The International Monetary Fund (IMF) prodded Europe and the US to act faster to resolve their debt troubles, blaming plodding progress for creating economic uncertainty and slowing global growth.
International Monetary Fund (IMF) managing director Christine Lagarde said she expected "courageous and cooperative action" as she laid blame on Europe and the US for fostering a sense of unease that has led companies to delay investment and hiring. "There are threats on the horizon, threats that can be addressed, should be addressed but are not necessarily addressed."
She also said that the IMF is happy for Greece to have an extra two years to bring its runaway deficit in line with the demands of global creditors
However, German finance minister Wolfgang Schaeuble said Europe was on track and had accomplished more than it may appear on the outside. "Europe is in the process of solving its problems."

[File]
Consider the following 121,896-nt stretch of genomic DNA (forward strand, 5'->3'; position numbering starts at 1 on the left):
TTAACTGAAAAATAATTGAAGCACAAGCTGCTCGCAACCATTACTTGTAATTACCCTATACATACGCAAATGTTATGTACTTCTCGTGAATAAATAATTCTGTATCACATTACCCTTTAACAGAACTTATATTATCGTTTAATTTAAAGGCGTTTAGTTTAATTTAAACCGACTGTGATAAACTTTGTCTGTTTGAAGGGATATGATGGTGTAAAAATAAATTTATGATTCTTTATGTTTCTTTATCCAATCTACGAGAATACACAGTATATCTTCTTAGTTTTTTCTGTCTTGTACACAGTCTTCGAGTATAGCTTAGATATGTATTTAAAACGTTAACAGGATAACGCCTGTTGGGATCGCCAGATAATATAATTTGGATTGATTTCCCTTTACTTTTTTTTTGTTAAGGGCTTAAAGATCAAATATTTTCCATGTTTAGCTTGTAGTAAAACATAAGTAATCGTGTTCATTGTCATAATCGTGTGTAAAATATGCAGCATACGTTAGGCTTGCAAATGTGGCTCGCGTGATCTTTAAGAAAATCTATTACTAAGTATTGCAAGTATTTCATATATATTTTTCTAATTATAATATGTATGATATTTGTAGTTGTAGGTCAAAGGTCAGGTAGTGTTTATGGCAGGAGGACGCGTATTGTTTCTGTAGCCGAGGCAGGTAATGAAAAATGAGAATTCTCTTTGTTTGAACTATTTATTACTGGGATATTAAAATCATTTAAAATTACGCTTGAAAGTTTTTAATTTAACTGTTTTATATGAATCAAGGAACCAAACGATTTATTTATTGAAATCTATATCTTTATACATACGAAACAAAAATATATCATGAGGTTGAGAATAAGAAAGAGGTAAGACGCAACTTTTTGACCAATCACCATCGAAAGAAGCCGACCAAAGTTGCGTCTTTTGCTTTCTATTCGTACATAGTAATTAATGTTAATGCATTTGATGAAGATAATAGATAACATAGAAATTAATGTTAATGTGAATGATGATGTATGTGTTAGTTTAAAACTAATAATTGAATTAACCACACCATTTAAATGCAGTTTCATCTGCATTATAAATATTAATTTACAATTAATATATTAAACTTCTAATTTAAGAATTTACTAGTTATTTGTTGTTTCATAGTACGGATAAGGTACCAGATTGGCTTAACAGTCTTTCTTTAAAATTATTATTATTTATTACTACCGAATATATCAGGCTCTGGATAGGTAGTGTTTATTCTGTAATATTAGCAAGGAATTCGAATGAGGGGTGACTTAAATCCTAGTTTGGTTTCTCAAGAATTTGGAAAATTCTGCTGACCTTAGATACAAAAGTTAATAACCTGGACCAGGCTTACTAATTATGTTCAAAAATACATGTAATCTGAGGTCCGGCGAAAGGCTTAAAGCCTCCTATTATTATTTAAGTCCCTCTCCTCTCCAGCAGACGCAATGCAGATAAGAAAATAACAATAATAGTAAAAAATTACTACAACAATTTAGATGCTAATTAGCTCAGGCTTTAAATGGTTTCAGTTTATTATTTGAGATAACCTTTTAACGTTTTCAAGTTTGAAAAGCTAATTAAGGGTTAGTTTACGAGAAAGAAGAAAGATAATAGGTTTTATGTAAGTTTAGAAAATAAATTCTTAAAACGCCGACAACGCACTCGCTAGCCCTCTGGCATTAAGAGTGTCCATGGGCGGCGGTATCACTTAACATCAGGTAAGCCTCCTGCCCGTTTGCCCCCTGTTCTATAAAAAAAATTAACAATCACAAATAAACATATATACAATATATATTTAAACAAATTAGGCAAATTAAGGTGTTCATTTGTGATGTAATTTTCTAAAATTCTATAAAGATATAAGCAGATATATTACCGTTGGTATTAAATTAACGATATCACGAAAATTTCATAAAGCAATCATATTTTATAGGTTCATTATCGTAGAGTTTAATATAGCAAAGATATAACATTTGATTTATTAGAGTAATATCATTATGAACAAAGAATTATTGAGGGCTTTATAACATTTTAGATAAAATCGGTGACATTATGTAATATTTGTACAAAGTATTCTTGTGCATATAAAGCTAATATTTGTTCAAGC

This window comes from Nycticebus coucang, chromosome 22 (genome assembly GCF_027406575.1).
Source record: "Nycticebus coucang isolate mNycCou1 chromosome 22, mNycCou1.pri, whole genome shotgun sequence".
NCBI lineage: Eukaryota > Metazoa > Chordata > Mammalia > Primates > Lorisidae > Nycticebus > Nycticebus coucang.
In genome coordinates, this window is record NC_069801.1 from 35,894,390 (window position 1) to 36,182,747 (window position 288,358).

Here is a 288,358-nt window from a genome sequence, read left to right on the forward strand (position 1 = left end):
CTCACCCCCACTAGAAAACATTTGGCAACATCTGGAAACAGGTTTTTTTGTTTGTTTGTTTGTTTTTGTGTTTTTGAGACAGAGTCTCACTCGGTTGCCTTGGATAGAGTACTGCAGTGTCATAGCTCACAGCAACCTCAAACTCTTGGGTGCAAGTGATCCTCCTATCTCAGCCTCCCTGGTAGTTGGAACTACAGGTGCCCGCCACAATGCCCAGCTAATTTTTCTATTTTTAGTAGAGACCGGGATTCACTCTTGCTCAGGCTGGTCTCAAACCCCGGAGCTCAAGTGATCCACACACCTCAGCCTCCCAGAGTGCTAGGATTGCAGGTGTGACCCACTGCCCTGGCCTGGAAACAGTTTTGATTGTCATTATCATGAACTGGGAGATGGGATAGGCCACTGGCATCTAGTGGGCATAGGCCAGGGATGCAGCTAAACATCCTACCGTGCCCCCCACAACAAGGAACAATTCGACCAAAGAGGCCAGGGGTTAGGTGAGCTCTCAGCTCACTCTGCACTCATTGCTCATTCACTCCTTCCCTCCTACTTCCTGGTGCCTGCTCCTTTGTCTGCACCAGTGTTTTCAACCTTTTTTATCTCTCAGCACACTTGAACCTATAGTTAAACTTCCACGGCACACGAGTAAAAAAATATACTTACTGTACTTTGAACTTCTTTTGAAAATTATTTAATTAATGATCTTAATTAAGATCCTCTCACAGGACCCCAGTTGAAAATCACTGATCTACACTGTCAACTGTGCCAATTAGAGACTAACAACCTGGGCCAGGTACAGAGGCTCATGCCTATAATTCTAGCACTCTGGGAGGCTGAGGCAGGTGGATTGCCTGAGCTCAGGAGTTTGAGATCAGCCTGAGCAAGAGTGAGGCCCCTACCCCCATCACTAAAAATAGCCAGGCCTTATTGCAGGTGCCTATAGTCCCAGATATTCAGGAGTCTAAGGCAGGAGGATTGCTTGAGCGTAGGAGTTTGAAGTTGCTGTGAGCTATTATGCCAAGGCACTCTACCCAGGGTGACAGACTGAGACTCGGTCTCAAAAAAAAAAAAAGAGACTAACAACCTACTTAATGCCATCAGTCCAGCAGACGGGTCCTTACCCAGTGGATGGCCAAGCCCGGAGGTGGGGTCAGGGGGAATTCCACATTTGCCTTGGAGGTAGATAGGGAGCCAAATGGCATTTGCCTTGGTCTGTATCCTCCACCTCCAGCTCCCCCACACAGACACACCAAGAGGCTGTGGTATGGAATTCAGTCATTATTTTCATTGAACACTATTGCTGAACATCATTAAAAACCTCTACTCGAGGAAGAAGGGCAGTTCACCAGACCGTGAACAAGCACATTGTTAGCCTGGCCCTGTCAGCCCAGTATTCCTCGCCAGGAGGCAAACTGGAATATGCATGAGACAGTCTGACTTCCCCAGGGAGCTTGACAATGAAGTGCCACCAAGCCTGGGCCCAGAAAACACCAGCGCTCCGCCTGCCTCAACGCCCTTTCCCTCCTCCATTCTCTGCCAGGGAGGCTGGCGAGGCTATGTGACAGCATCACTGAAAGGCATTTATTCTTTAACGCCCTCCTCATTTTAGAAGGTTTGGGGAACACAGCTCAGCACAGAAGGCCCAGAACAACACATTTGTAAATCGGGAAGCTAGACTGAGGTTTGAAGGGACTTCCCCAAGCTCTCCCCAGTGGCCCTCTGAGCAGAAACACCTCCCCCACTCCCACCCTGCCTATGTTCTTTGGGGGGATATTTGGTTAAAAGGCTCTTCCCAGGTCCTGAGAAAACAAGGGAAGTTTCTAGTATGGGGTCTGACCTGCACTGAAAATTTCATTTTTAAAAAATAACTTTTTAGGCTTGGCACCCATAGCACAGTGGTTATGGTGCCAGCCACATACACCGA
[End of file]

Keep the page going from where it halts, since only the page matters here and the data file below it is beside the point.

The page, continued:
Meanwhile, US Treasury secretary Timothy Geithner said Washington had a window of opportunity after the November 6 Presidential election to negotiate a debt reform framework. He said the magnitude of fiscal policy reforms that the US needed to achieve debt sustainability was between 2% and 3% of GDP, which was "a modest challenge relative to what most countries around the world face on the fiscal side."
Ministers also said the slowdown will not spare emerging economies. "Developing countries, which have been the engine of growth, will not be immune to the uncertainty in the global economy," said World Bank President Jim Yong Kim. "Everyone is vulnerable in times of uncertainty but especially the poor who have few, if any, safety nets and resources and live from day to day."